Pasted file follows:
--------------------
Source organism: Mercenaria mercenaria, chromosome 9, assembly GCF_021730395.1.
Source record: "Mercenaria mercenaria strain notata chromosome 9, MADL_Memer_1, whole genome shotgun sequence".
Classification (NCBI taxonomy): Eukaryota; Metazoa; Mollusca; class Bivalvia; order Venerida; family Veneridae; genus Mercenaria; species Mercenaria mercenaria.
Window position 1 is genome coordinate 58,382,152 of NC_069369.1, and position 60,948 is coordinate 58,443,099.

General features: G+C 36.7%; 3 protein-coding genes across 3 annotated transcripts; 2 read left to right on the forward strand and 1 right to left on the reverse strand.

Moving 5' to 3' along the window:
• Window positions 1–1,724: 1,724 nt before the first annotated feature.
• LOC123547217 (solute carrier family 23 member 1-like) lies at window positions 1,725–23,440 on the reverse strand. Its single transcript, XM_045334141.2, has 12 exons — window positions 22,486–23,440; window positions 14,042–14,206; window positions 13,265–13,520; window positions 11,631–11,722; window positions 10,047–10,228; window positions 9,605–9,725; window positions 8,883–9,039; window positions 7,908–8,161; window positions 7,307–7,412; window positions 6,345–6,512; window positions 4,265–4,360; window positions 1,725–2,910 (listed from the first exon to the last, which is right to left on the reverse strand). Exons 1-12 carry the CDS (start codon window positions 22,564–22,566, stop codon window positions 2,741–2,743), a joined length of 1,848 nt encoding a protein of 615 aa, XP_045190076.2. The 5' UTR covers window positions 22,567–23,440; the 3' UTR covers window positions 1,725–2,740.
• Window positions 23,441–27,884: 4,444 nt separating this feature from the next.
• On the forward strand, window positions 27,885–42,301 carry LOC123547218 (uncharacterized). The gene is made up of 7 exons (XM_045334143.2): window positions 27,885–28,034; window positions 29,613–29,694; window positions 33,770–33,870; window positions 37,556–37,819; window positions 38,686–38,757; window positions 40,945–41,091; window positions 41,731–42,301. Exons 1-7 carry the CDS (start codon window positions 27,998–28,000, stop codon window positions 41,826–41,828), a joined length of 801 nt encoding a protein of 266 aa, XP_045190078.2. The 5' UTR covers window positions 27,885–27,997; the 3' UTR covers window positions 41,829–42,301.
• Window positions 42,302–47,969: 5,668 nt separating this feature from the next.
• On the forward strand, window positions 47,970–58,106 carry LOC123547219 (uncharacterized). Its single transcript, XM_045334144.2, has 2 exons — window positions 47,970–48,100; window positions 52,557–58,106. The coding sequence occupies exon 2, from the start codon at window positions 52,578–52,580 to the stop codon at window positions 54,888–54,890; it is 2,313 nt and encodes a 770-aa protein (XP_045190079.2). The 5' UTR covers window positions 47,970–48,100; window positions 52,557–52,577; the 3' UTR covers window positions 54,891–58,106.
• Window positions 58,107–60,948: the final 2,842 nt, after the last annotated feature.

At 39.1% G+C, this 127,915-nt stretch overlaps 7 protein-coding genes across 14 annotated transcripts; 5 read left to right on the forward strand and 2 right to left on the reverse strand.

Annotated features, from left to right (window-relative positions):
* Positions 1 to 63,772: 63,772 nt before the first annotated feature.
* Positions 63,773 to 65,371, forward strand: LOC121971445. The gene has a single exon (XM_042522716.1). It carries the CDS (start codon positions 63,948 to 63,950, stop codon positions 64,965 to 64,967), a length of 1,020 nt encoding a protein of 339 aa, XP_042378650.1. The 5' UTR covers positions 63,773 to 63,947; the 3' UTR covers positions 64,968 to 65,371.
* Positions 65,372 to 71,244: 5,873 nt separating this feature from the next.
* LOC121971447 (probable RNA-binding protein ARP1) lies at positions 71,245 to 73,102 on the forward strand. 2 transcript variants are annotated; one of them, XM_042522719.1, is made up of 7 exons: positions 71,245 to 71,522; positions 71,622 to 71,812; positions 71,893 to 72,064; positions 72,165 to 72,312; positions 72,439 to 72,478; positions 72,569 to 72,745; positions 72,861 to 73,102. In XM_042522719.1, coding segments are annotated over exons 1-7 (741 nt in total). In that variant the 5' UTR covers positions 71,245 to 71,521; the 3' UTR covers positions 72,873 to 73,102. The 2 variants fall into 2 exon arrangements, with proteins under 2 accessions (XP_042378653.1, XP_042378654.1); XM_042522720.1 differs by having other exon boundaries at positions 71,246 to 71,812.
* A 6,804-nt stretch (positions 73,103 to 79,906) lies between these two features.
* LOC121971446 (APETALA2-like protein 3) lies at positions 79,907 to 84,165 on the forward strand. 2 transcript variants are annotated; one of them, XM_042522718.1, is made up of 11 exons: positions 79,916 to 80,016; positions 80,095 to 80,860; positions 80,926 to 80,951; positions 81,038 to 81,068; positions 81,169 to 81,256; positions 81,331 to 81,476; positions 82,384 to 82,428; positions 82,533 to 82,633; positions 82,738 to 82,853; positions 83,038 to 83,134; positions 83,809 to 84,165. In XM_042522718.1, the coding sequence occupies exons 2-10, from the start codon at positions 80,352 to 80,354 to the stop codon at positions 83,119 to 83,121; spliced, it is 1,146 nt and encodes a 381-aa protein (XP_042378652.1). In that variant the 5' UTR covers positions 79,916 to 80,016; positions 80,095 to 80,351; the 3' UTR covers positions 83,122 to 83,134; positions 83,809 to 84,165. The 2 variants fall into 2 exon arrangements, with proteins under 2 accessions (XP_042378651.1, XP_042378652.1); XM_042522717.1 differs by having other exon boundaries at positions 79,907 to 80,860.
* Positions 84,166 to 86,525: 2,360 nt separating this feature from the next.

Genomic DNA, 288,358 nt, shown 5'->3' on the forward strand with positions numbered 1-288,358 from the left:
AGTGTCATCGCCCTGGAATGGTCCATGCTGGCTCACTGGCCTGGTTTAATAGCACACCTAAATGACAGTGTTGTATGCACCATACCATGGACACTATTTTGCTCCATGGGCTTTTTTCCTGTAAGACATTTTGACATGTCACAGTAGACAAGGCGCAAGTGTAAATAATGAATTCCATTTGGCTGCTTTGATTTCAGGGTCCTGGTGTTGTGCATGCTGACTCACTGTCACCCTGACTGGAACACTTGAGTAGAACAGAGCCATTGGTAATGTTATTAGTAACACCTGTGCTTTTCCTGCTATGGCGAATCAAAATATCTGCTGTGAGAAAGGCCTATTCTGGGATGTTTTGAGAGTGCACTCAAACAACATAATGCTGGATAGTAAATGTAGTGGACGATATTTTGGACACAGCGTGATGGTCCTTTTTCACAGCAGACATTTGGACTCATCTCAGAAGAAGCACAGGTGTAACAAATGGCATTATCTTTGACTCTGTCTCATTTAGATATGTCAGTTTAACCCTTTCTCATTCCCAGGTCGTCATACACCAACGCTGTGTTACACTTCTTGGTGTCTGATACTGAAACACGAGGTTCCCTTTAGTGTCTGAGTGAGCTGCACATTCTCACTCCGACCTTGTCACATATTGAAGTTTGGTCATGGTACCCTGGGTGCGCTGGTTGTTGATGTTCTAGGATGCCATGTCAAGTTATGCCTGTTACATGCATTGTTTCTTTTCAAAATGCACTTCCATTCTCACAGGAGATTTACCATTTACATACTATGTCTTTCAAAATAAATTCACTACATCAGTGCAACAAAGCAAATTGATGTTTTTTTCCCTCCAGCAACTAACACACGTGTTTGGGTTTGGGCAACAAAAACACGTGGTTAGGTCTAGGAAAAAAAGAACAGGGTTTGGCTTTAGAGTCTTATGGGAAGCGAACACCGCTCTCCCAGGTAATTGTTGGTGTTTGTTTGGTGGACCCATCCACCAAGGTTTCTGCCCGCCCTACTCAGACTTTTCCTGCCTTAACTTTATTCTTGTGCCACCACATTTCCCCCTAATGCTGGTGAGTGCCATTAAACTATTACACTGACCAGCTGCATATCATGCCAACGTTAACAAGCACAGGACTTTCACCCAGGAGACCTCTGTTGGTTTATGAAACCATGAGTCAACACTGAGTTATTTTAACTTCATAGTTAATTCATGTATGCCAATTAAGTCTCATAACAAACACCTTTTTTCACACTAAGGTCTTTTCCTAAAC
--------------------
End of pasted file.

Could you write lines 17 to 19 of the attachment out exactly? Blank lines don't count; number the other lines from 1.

* Positions 63,773 to 65,371, forward strand: LOC121971445. The gene has a single exon (XM_042522716.1). It carries the CDS (start codon positions 63,948 to 63,950, stop codon positions 64,965 to 64,967), a length of 1,020 nt encoding a protein of 339 aa, XP_042378650.1. The 5' UTR covers positions 63,773 to 63,947; the 3' UTR covers positions 64,968 to 65,371.
* Positions 65,372 to 71,244: 5,873 nt separating this feature from the next.
* LOC121971447 (probable RNA-binding protein ARP1) lies at positions 71,245 to 73,102 on the forward strand. 2 transcript variants are annotated; one of them, XM_042522719.1, is made up of 7 exons: positions 71,245 to 71,522; positions 71,622 to 71,812; positions 71,893 to 72,064; positions 72,165 to 72,312; positions 72,439 to 72,478; positions 72,569 to 72,745; positions 72,861 to 73,102. In XM_042522719.1, coding segments are annotated over exons 1-7 (741 nt in total). In that variant the 5' UTR covers positions 71,245 to 71,521; the 3' UTR covers positions 72,873 to 73,102. The 2 variants fall into 2 exon arrangements, with proteins under 2 accessions (XP_042378653.1, XP_042378654.1); XM_042522720.1 differs by having other exon boundaries at positions 71,246 to 71,812.